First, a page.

MARIANNE FAITHFULL TALKS NOSTALGIA & HER NEW CD
FROM THE ASSOCIATED PRESS
MARIANNE FAITHFULL has never been much for nostalgia throughout a roller coaster career that’s found her constantly reinventing herself.
But when her band played AS TEARS GO BY on her fall U.S. concert tour, she found herself flashing back to where her wild ride began.
“If you’d have told me that at 62, I’d still be singing As Tears Go By to a rapt audience, I couldn’t imagine that,” remarked the legendary singer.
“It’s incredibly moving for me. It’s like turning back the years.”
The song takes MARIANNE back to 1964 when the 17 year old convent school girl turned up at a party at an art gallery owned by her future first husband, John Dunbar. ANDREW OLDHAM, THE ROLLING STONES’ manager, spotted the blonde and asked her if she could sing.
“The first party I went to in London I was discovered by Andrew Oldham – all the Beatles were there and The Stones were there too.”
Soon after, ANDREW OLDHAM brought the soprano with an angelic voice into the studio to record the melancholy AS TEARS GO BY, the first song cowritten by KEITH RICHARDS and soon to be boyfriend MICK JAGGER.
“It’s a strange song to get a 17 year old to sing. It’s all about a woman looking back on her youth, not participating. I couldn’t really feel it. But now I can really feel it and it’s very beautiful. I got to the right age where the woman in the song is.”
MARIANNE now sings the song in her world weary contralto which is roughened by too much tobacco and booze from her colourful past.
But she has little in common with the song’s protagonist who is content to sit and watch as her life goes by.
“I like to be involved in every time as it goes past,” said MARIANNE, interviewed over lunch at an Italian restaurant in lower Manhattan.
“I want to write a new script for myself.”
The latest script is her new album EASY COME, EASY GO, on which she interprets songs spanning nearly a century of popular music from DUKE ELLINGTON to NEKO CASE to THE DECEMBERISTS. It has a contemporary feel thanks to collaborations with younger musicians such as CHAN MARSHALL (AKA CAT POWER).
“It’s not just an old person singing covers. No, thank God,” she commented, distinguishing it from albums by contemporaries like ROD STEWART.
It’s also stylistically eclectic – a mix of jazz, blues, country, folk and rock – because as she explained: “Nobody listens to one style of music. Nor do I.”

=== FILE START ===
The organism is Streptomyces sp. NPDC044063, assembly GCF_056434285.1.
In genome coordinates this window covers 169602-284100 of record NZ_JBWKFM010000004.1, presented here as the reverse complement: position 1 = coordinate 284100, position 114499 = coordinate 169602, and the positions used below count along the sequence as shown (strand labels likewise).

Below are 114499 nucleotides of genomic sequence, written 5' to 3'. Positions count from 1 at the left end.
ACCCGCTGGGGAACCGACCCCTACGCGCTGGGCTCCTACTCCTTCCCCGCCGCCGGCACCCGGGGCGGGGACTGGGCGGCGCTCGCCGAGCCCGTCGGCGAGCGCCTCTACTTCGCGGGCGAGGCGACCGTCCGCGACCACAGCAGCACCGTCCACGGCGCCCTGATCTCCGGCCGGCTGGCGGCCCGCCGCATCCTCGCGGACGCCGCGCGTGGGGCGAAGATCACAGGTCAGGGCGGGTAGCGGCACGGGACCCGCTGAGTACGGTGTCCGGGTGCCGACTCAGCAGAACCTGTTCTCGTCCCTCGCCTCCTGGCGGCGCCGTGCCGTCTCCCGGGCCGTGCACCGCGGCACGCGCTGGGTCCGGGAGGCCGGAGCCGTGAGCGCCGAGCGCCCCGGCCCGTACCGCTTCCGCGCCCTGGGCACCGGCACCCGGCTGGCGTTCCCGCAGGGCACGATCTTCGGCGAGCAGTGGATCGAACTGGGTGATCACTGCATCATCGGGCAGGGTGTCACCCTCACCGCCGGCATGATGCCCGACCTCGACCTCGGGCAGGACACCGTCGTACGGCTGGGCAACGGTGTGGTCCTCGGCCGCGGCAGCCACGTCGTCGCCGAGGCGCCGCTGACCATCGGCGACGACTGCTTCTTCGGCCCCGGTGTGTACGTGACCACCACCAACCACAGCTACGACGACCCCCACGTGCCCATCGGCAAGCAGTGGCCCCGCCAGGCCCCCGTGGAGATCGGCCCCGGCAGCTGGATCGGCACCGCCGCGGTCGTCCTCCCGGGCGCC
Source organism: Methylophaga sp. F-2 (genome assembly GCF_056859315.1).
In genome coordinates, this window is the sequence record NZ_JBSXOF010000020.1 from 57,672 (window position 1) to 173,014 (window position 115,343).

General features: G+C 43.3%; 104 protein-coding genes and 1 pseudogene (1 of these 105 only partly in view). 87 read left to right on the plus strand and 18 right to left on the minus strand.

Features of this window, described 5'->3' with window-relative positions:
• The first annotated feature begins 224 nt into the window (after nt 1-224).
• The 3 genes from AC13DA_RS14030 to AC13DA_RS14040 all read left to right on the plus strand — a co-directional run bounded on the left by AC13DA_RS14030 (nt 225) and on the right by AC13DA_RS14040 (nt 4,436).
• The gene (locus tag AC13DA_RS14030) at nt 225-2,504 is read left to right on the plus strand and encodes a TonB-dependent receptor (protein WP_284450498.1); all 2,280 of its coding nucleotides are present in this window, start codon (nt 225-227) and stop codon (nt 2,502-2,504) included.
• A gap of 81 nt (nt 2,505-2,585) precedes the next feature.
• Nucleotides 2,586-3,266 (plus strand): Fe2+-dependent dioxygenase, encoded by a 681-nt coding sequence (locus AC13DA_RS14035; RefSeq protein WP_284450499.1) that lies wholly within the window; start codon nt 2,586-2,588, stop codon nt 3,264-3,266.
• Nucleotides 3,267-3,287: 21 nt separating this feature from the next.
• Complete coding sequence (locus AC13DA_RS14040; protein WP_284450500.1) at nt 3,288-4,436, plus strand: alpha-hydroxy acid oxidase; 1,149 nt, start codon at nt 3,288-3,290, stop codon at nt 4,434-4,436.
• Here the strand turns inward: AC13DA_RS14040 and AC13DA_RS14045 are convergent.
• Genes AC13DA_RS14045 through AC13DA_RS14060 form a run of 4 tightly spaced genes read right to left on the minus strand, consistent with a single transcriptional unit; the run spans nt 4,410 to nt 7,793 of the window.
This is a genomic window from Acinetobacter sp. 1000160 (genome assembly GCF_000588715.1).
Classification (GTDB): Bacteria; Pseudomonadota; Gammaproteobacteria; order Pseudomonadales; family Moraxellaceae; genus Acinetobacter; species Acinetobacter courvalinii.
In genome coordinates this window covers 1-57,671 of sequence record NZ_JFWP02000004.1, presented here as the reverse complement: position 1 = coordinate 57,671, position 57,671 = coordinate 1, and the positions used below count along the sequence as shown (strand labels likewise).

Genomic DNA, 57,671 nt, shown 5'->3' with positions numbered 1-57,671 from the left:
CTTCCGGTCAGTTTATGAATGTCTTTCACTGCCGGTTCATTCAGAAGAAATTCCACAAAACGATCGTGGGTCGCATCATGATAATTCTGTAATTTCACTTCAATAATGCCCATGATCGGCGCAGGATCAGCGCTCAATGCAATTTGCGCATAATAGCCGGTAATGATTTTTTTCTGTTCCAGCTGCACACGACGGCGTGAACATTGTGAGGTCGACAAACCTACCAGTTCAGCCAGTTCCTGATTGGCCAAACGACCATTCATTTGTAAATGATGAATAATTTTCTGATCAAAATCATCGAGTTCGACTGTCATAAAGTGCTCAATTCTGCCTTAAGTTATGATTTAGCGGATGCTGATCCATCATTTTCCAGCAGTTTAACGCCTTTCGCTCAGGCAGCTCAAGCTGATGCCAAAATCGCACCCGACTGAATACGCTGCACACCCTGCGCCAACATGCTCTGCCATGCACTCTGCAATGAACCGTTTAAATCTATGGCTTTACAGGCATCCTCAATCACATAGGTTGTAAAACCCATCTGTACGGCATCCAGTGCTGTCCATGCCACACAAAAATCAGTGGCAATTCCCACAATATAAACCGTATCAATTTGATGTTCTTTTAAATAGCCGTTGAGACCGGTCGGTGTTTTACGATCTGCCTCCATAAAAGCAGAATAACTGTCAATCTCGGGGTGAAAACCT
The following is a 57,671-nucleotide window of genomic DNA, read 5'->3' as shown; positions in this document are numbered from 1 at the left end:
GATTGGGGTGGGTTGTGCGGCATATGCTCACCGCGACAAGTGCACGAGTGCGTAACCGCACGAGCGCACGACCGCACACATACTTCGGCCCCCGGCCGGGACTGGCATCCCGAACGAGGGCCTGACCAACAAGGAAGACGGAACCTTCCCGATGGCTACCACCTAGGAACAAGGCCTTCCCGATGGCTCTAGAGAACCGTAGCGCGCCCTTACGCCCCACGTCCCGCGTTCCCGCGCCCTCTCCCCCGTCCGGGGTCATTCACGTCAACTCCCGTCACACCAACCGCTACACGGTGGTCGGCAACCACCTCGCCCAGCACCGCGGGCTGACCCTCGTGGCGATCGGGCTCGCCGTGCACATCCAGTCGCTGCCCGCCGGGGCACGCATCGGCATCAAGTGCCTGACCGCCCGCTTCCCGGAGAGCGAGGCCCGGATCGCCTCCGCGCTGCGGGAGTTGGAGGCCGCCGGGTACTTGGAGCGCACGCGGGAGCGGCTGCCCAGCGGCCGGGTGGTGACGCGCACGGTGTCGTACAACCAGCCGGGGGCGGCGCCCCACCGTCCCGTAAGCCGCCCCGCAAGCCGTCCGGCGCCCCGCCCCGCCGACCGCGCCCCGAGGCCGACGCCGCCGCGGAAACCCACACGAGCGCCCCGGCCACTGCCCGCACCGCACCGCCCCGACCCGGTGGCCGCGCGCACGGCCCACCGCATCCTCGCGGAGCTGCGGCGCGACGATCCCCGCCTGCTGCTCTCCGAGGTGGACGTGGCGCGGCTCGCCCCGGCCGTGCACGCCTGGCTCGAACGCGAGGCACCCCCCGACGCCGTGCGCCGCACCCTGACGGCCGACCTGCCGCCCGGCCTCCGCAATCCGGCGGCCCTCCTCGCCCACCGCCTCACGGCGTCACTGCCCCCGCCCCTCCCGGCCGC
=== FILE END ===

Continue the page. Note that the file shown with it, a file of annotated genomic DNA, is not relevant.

MARIANNE is proud of her role as muse to THE ROLLING STONES in the 60s, inspiring such songs as YOU CAN’T ALWAYS GET WHAT YOU WANT, WILD HORSES and SISTER MORPHINE (for which she belatedly received credit for writing the lyrics).
The album closes poignantly with MARIANNE and KEITH joining voices on MERLE HAGGARD’S death row ballad SING ME BACK HOME, tackling lyrics like Make my old memories come alive.
“I think I’m ready to do that now. I wasn’t before,” commented MARIANNE, who made a successful recovery after being diagnosed with breast cancer in 2006.
“I’ve been very anti nostalgia all my life, always thinking about what I’m going to do next rather than what I’ve done. I think maybe this is a good moment for me to just sit on my haunches and reflect.”
Today, she says little remains of the sex, drugs and rock & roll lifestyle of her youth that claimed so many of her friends.
“I’m very professional. I don’t use drugs and I don’t drink. I can’t help thinking that that’s one of the reasons that everything is so good in life. I’m a workaholic now,” she commented, sipping a glass of sparkling water.
“There’s always sex.”
MARIANNE teamed again on the album with HAL WILLNER, who produced her last covers CD in 1987 STRANGE WEATHER – her first album after undergoing rehab. It marked her resurrection as an avant garde cabaret artist and masterful song interpreter.
“She is our Lotte Lenya, our Marlene Dietrich, our Edith Piaf. You can’t learn to sing like that,” asserted her producer.
“None of them were trained really and their voice was what they’ve been in their life. Marianne comes from rock and roll and pop, so her roots are different than those classic singers. But I do believe she’s a treasure.”
They selected songs that she felt a personal connection to – many of which are like snapshots into different chapters of her life, like DUKE ELLINGTON’S SOLITUDE, performed by her favourite singer BILLIE HOLIDAY.
“Solitude is probably my natural condition,” MARIANNE confessed.
“I am very solitary. I was an only child. Although there’s a lot of pain in that song too. My long term relationship (with her manager Francois Ravard) broke up just after I made the album. So now when I sing Solitude it has a particular passion.”
SMOKEY ROBINSON’S OOH OOH BABY BABY (performed with Antony Hegarty), which features the line Mistakes, I know I’ve made a few, also hits close to home.
“I wish I hadn’t done drugs. It was a waste of my time and a huge handicap. It didn’t help at all.”
MARIANNE said it’s taken a long time to get over the anger that found voice on her 1979 punk infused comeback album BROKEN ENGLISH – following a lost decade in which she succumbed to heroin addiction and spent time living on the streets of London’s Soho after her tabloid sensationalized breakup with MICK JAGGER. That’s when she established herself as a songwriter in her own right with such songs as the obscenity laden WHY’D YA DO IT?
She thinks EASY COME, EASY GO reflects how much better she feels about herself at this stage of her life.
“I’m proud of this record. It’s coming from a confident and knowing what I want to do kind of a place. I’m really healthy and enjoying my work a lot. I think this really is a very wonderful part of my life.”
ON THE NET: